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What Skills Employers Want in a Software Developer: My Conversations with Companies Who Hire Programmers

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Matt Weisfeld polls small, medium and large businesses about what skills they're looking for in a programmer.

That's the thing about people who think they hate computers. What they really hate is lousy programmers.  
             -Larry Niven and Jerry Pournelle
, Oath of Fealty

Just a couple of years out of college, I was a mainframe programmer (COBOL/JCL) interviewing for a job as a C programmer. At one point in the interview, I asked my (eventual) supervisor if the company would actually hire someone who had no experience with C for this job. His response had a huge impact on my career.

He replied, "We don't hire people for what they know, but what they can learn." These words have always resonated with me. From that point on, my career strategy as a programmer has always been to look forward instead of simply focusing on a specific, current technology. As someone else told me more recently, "As a programmer you don't have a single 30-year career, you have 30 one-year careers".

Not only is technology constantly changing but, in today’s world, programming can be found in every aspect of our culture. This is what makes being a programmer so interesting and rewarding. How many professions exist that can lead you down paths as varied as health care, criminal justice, education, entertainment and just about every area of business? The variety of programming career paths is pretty impressive, and the opportunities to change paths, and even combine them, are virtually limitless.

Perhaps the most interesting discussion that I have with people in the programming industry, as well as those that teach programming, is this: What are employers actually looking for in the people that they hire as programmers? With this statement in mind, this article explores some of the questions that students often ask me when they are looking to enter the programming industry; specifically, what type of skills should they concentrate on learning.

What Skills Do Employers Say They Are Looking For?

My first stop was the local paper's classified ads, where you primarily see programming job postings such as this (taken from an actual ad): “Experienced Java Web Developer. Required experience, Struts 2 or MVC. Hibernate or ORM. JavaScript/jQuery, Ajax, Patterns, HTML and SQL.”

Many of the ads require specific skills such as .NET and Oracle, as well as many other skills that I have, honestly, never even heard of. Therefore, many people believe that when you start an educational program, you should focus on the skills that are hot technologies of today.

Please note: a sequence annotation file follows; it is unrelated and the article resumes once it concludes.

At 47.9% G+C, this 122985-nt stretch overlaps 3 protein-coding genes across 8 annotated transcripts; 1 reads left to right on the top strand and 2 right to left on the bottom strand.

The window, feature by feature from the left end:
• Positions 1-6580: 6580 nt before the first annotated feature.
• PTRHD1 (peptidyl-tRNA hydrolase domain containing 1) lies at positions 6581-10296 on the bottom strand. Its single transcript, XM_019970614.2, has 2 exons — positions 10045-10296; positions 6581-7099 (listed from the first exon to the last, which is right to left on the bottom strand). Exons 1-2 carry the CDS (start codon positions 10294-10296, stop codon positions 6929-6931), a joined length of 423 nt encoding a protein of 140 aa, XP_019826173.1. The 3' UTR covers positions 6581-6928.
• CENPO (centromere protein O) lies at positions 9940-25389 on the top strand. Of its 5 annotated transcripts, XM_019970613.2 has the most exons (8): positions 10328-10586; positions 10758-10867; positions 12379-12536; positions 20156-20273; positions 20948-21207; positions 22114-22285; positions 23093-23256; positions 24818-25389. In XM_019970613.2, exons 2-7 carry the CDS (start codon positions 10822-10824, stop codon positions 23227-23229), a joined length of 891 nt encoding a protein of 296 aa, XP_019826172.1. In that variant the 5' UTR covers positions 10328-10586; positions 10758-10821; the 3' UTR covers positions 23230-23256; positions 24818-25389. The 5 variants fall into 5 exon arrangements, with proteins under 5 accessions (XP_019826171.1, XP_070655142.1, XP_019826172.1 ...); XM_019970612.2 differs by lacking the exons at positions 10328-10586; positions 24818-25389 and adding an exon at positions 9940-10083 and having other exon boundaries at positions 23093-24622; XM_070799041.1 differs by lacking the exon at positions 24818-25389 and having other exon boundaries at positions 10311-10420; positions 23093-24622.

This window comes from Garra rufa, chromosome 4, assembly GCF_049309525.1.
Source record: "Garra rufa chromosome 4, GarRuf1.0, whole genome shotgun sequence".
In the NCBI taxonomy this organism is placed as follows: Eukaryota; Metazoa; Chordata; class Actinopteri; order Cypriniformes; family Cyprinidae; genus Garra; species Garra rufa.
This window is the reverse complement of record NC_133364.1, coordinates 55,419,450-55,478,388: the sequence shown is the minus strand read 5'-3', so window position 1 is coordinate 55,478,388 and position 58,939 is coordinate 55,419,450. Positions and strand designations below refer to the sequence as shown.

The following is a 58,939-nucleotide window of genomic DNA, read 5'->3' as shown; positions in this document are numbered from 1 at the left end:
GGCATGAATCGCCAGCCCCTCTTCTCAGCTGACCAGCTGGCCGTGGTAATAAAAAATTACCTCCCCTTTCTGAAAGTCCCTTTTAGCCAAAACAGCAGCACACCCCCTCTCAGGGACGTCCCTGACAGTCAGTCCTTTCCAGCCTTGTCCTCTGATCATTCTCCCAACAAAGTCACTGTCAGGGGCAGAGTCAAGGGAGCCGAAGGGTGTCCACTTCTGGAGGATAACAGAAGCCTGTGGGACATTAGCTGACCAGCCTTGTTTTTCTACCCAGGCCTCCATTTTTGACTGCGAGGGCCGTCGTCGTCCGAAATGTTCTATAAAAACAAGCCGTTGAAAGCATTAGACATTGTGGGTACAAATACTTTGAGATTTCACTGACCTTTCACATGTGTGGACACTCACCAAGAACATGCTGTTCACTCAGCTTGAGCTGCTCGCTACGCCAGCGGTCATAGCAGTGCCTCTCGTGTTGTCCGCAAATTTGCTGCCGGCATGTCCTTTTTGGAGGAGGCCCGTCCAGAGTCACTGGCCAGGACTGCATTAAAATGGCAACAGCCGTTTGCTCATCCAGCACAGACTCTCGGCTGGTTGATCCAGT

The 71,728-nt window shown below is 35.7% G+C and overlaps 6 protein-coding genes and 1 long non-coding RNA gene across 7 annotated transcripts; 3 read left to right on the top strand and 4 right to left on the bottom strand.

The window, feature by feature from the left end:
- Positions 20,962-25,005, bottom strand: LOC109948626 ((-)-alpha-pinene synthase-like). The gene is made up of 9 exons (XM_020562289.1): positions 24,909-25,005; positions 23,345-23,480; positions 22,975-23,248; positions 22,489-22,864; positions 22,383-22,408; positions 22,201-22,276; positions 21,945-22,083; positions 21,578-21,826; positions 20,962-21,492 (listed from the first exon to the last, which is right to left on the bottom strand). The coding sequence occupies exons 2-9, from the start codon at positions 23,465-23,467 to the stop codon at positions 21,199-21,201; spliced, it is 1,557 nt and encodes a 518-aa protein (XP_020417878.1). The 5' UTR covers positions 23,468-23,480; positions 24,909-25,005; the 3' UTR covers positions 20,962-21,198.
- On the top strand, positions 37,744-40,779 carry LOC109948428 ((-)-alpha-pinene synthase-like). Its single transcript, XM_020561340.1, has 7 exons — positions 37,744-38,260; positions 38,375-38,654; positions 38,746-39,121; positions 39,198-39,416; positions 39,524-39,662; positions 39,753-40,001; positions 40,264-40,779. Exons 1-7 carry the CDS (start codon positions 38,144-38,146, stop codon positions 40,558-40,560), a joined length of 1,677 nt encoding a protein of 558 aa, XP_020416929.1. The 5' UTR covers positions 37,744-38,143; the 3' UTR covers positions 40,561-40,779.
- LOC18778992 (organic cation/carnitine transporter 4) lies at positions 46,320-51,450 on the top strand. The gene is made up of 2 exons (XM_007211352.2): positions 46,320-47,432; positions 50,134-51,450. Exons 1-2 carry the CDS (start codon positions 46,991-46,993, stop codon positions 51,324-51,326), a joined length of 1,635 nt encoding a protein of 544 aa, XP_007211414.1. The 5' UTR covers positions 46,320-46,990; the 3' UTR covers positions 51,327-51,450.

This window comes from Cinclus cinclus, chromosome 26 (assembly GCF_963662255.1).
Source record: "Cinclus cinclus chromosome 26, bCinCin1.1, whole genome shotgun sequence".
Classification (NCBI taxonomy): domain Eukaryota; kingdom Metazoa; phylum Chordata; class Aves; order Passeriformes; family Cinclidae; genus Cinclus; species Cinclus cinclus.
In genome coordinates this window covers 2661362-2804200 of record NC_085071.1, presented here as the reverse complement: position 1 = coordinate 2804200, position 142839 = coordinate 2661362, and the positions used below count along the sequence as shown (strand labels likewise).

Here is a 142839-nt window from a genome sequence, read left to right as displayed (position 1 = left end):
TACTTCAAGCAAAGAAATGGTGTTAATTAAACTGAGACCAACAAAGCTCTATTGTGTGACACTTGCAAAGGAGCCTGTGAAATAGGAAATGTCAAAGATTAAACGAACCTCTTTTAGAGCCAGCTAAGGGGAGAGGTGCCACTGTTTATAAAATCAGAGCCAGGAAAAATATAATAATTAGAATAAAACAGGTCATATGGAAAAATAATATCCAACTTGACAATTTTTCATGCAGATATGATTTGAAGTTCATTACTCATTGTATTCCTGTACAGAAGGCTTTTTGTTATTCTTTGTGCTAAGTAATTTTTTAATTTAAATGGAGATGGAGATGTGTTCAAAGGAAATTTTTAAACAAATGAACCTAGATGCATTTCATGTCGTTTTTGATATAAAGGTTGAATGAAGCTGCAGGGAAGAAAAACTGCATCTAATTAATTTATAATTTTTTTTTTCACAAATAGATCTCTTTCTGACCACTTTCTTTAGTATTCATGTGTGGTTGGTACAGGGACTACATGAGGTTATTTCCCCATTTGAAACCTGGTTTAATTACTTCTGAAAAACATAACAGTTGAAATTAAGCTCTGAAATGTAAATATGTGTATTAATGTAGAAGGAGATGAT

While I acknowledge that many jobs are looking for specific skills, , following this strategy can be problematic. We all know that technology is changing so quickly that no one knows what the hot technologies will be in one year, let alone the two or four years that it will take to earn a certificate or degree.

So, if learning the latest technology isn’t the best strategy, then what is?

NOTE
As with most things in life, rather than branding a single strategy as the best one, the educational path you choose as a programmer depends on the context you find yourself in. If you are a seasoned programming professional, then there obviously are many situations where you need a certain skill set.

For example, if a company is looking to hire a contractor for a very specific skill set, then they want to find someone who satisfies the immediate need. Or, an individual may want to simply add a current technology to their programming toolkit by taking a class or even pursuing a certificate.

What Are Employers Really Looking For?

After discussing these issues with people in both industry and academia over many years, I have come to subscribe to the theory that programming is programming. In my experience, when you hire someone for a programming position, you don't necessarily know what technologies and/or languages your organization will be using in a year. In fact, you may very well want this new hire to lead you into the future and explore totally new directions. 

What do employers really want when it comes to programming talent? Ultimately, I decided to just ask the companies directly.  First, I categorized the companies into three size levels: small (10 or fewer employees), medium (between 10 and 100 employees) and large (greater than 1000 employees).  I then asked them the following questions: